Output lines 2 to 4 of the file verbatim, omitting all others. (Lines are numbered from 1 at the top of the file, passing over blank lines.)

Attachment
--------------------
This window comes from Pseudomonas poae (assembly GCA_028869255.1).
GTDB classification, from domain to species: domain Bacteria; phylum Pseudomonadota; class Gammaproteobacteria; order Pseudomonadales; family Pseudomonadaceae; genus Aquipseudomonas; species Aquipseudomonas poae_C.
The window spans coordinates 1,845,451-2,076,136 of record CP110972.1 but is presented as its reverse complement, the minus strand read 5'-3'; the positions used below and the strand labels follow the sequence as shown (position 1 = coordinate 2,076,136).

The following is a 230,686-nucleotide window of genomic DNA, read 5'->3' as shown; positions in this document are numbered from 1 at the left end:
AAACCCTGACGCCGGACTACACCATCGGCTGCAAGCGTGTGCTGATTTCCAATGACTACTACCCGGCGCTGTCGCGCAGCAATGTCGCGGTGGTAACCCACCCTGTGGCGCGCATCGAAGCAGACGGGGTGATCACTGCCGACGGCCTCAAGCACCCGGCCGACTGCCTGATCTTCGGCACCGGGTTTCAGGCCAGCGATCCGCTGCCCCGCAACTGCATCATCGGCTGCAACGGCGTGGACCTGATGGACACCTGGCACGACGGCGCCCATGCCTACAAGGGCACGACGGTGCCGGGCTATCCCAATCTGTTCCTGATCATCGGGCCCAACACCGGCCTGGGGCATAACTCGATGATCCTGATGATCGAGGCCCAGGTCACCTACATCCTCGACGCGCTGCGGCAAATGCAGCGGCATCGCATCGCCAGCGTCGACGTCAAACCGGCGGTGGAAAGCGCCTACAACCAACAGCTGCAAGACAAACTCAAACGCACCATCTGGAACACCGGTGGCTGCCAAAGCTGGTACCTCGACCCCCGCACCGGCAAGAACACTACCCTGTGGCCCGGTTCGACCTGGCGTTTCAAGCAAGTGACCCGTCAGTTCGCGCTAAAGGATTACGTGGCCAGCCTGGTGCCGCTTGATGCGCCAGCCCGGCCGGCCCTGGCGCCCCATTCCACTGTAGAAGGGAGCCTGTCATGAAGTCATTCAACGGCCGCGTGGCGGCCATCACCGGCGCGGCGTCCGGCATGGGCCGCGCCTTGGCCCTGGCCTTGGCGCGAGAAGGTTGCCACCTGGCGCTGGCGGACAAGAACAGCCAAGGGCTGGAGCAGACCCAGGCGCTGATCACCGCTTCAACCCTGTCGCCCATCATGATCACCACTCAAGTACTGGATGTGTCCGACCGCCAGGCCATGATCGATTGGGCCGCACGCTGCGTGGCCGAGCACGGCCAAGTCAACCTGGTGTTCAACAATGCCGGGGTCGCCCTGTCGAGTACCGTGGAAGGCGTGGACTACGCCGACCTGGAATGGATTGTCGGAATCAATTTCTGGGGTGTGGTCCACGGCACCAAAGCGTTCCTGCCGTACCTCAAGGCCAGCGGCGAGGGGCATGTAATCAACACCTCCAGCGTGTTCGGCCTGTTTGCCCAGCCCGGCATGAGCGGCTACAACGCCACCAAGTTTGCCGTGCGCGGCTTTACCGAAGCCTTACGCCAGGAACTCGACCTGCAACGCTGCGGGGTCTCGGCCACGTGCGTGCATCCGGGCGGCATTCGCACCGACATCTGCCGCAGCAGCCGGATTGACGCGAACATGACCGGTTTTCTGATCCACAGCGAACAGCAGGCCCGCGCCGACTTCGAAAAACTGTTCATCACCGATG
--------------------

GTDB classification, from domain to species: domain Bacteria; phylum Pseudomonadota; class Gammaproteobacteria; order Pseudomonadales; family Pseudomonadaceae; genus Aquipseudomonas; species Aquipseudomonas poae_C.
The window spans coordinates 1,845,451-2,076,136 of record CP110972.1 but is presented as its reverse complement, the minus strand read 5'-3'; the positions used below and the strand labels follow the sequence as shown (position 1 = coordinate 2,076,136).

The following is a 230,686-nucleotide window of genomic DNA, read 5'->3' as shown; positions in this document are numbered from 1 at the left end: